REVIEW: The Gordon Burn Prize

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10 October

Gala Theatre

Bessie Yuill

With a complementary gin and tonic in hand, I entered the Gala Theatre for an evening celebrating six extraordinary authors: Bernardine Evaristo, Nafissa Thompson-Spires, Max Porter, Pat Barker, Niven Govinden, and this year’s winner, David Keenan. Ten years after Gordon Burn’s death, his legacy continues in this annual uplifting tribute to literary talent.

Claire Malcolm from New Writing North and editor Angus Cargill made sure that legacy was front and centre in their welcoming speeches about the writer who gave this prize its name. Professor Katy Shaw then introduced the six shortlisted authors who read extracts from their books and participated in a rousing discussion about their writing.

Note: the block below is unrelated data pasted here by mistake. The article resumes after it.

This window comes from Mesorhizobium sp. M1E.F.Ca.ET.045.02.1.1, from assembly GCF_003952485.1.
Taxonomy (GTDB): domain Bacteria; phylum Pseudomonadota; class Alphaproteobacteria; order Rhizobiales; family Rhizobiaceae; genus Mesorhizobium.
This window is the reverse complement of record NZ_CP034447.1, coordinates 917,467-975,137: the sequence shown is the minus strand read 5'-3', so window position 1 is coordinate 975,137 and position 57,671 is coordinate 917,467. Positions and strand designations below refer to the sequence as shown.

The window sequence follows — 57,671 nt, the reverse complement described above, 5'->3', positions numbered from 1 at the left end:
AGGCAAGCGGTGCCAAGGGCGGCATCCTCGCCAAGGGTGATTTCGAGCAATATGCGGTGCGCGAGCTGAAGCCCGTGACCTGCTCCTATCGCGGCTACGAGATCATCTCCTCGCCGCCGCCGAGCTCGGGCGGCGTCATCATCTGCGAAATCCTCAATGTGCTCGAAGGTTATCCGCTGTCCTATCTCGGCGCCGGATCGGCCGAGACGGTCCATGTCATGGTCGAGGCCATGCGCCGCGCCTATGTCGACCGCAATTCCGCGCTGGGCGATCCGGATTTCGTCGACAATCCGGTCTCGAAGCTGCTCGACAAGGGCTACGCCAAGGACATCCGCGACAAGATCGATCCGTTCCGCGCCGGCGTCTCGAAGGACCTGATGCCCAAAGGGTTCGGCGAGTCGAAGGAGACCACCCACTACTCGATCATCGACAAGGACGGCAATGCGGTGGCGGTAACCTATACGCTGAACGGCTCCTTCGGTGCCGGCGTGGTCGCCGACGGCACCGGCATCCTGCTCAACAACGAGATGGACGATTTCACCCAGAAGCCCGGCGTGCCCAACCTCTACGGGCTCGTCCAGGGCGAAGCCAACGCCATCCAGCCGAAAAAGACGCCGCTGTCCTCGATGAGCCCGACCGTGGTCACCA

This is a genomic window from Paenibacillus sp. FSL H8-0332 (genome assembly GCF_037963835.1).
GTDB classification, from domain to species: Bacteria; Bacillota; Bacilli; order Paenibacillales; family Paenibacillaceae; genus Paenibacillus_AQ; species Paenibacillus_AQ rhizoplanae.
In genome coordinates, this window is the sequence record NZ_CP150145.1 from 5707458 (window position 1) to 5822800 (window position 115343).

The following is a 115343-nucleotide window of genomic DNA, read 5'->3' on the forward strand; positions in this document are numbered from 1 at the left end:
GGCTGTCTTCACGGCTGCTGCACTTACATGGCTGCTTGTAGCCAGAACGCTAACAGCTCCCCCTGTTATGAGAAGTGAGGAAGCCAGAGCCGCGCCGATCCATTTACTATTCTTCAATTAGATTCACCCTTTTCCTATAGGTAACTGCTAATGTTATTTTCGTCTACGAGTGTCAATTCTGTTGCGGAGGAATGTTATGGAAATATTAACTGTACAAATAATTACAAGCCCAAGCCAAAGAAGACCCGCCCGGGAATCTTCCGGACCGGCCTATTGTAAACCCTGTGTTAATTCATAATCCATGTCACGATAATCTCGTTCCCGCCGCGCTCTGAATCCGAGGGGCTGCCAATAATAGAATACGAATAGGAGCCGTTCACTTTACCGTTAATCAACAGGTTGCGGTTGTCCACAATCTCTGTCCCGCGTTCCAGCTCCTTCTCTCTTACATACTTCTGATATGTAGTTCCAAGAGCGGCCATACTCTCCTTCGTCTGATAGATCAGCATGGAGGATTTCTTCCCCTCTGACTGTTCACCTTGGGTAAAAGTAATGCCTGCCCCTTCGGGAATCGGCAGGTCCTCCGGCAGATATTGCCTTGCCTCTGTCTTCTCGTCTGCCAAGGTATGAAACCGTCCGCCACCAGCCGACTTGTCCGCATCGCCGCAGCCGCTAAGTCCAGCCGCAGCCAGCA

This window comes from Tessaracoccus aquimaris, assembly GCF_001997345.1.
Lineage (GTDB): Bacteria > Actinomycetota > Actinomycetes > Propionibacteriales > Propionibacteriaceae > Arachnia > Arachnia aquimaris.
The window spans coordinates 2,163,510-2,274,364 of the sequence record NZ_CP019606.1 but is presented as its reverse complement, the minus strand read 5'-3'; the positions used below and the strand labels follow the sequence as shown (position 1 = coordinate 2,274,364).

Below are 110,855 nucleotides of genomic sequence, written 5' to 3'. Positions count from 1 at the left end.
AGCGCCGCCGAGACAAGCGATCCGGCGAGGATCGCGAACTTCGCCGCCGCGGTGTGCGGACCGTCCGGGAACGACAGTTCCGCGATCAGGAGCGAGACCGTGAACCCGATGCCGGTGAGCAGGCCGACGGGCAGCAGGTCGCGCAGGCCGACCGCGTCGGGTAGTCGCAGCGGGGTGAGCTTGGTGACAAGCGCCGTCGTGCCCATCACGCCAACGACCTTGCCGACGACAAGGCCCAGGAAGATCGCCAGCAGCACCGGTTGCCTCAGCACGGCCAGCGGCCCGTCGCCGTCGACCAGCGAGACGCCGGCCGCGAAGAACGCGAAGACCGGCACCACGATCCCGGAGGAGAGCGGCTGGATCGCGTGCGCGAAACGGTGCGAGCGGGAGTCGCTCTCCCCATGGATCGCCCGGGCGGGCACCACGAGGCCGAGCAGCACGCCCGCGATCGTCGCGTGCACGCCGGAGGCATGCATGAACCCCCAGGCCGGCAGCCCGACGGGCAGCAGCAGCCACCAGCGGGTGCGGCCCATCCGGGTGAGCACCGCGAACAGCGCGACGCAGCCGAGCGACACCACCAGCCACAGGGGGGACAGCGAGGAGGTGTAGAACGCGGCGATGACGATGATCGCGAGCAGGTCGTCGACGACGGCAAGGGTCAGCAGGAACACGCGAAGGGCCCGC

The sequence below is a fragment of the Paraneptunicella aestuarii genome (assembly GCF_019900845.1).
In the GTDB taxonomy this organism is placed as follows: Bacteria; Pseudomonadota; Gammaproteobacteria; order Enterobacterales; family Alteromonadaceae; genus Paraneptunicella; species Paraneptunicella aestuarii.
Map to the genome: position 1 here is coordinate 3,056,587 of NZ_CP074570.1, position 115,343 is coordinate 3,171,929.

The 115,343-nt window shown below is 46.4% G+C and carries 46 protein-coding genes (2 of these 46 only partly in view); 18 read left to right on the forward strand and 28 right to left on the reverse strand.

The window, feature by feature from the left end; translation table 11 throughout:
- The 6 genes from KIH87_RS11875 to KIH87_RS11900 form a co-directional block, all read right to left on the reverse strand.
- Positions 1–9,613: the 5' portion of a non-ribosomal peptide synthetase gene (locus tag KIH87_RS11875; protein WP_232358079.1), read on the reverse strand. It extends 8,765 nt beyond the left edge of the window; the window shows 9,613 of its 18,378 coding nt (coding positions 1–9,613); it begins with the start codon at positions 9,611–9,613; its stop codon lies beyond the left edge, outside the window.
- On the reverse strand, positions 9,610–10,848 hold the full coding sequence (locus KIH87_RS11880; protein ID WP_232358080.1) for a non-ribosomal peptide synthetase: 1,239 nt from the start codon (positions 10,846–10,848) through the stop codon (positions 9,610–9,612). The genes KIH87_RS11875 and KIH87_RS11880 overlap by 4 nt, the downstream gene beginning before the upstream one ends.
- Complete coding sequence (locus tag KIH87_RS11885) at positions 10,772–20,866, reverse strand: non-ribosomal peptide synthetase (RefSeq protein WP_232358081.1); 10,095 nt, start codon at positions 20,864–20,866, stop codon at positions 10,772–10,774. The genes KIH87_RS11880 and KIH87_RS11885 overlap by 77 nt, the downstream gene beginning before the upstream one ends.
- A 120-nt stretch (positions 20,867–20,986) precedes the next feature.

Pat Barker’s novel, Silence of the Girls, reshapes the Iliad around the slave girl Briseis. She read from a section where this central character is given away as a slave to Achilles, the man who had pillaged her town and killed her brother. The harrowing inner world of a typically overlooked character captivated the room, with vivid images of what war’s aftermath historically looked like for women. With her typical dry wit, Barker commented that, although reviews have compared her book to the rise of the #MeToo movement, she “never expected” a take on Homer to be topical, and that she hoped authors weren’t prophetic.